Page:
Web Sitings: How Fader Media Is Offsetting Print-Revenue Decline
Print ad revenue is still in an alarming free-fall, and journalists are getting laid off three times faster than the rest of the workforce, according to Unity’s 2009 Layoff Tracker Report. The onus is on publishers to find new revenue streams, and a profitable Web strategy is central to continued survival. And while many print publishers have tried to replicate their print profitability online, few have succeeded to date—at least in a large way.
But Fader Media Inc. Executive Vice President and Group Publisher Andy Cohn says that while print revenue is down so far this year at his company, growth from the Web and events is making up for it.
What’s more, according to Cohn, the Web profitability is coming from good, old Web advertising—clickable ad banners and branded content—the same material so many publishers are having a hard time selling at decent rates. Further, TheFader.com traffic more than doubled from September ’08 to September ’09, while its revenue more than quadrupled.
So how are they doing it? Cohn let Publishing Executive in on the secrets to Fader’s online success.
“Traditional ad pages, while diminishing, still garner higher [cost per thousand] and value” than online ads, in the eyes of advertisers, says Cohn, echoing the experiences of most publishers. “This is still based on the conditioning of marketers, but it is changing, just not overnight. We deal with this revenue gap by creating nontraditional campaigns that cross all of our various platforms.”
Nontraditional is a phrase Cohn uses often, and it essentially means that TheFader.com and its menagerie of affiliated products—including XLR8R.com and its magazine, other unique music sites, and social networks like alternative music community The Tripwire—go beyond what can be done in print. It’s not, for example, putting video screens in magazine pages, one of many supposedly innovative tactics that Cohn dismisses as “gimmickry,” but providing advertisers with tactile opportunities to make a connection with Fader Media readers.
Fader Media sites incorporate multimedia, community elements, events and more that connect with what Cohn terms a “very targeted and engaged audience.” In doing so, they allow Fader to sell campaigns that go beyond clicks. Firms large and small are buying, from indie record labels like Secretly Canadian and Saddle Creek Records to Super Bowl advertisers—Ford, Anheuser-Busch and Levi’s.
“Online provides a lot more flexibility in the types of innovative programs you can do, while print still sits in a more traditional place in the minds of advertisers,” explains Cohn. “We also have an understanding of how to really partner with brands and bring them into our space while respecting their DNA, merging it into The Fader’s aesthetic to connect credibly with our audience.”
One such nontraditional campaign being executed on TheFader.com is a 10-episode Fader TV series sponsored by Southern Comfort, “At the Bar With Southern Comfort” (TheFader.com/socoatthebar). The series follows 10 up-and-coming, “Fader-approved” bands in their hometown bars covering songs that inspired them. The production captures both The Fader’s brand and the laid-back image of Southern Comfort in an on-demand channel that only could be achieved on the Web. And, Southern Comfort’s brand appears on the video, the page it’s embedded in, the URL and elsewhere.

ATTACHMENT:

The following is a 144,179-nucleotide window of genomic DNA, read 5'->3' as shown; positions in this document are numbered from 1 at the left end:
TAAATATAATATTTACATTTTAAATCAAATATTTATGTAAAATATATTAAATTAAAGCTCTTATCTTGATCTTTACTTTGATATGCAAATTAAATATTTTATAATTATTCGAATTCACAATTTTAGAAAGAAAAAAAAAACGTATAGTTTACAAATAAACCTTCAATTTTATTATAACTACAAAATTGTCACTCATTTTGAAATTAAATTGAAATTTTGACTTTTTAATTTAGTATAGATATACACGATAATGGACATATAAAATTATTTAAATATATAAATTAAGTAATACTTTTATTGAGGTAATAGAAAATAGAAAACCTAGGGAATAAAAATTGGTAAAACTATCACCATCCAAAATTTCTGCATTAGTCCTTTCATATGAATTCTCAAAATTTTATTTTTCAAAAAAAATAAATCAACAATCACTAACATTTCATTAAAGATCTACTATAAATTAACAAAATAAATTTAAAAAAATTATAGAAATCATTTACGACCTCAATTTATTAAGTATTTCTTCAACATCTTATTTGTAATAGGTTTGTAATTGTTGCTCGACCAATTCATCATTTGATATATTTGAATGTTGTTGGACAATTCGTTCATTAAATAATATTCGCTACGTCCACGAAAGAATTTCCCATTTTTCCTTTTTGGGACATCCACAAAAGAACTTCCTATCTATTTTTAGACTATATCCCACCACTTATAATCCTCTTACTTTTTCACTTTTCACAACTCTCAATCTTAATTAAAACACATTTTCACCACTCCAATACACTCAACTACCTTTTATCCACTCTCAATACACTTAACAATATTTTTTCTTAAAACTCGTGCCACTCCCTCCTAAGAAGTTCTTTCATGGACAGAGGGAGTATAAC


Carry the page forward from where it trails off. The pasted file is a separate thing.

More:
Delivering Web Experiences
“Print and online are two different mediums, and we can’t make the mistake of just throwing all our magazine content online and vice versa,” says Cohn, a philosophy that’s illustrated by the fact that Fader magazine and TheFader.com have different brands on the Web.
Users visiting the dedicated magazine site (TheFader.com/magazine) come to a page with the most recent cover images, an editor’s letter and links to articles. Cover stories, two to four features and select back-of-book pieces are posted here about four weeks after the magazine’s on-sale date.
Visiting TheFader.com brings users to a site screaming with images, multimedia and opportunities to engage with content under the banners Music, Style, Art+Culture, Fader TV and more. The site is updated eight to 12 times a day with breaking news, MP3s, streams, downloads, slide shows, videos, concert reviews, event previews and more—or, in Cohn’s words, “basically all the content you can’t cover in a long-lead print magazine,” much of it completing experiences the reader may have begun in Fader magazine.
Although Cohn says traffic is “very well-dispersed” across TheFader.com’s sections, it’s worth noting that the most popular segment, Music, is largely media clips that can’t be captured in print. The next most popular segments, Style and Blogs, are similarly suited to the Web with videos, live links or frequent updates that leverage the interactive experience.
Creating online content ranging from long-form text to intimate concert videos is daunting, but Fader Media is staffed expressly for this purpose. “Our editorial staffs have all been hand-selected as content creators, not print journalists,” explains Cohn. “They all have multiple levels of expertise in print/online/video—and then there is a lot of learning as we go, getting both positive and negative feedback, and making adjustments so we are delivering what our audience wants and how they want it.”
Sounds a little bit like starting a magazine.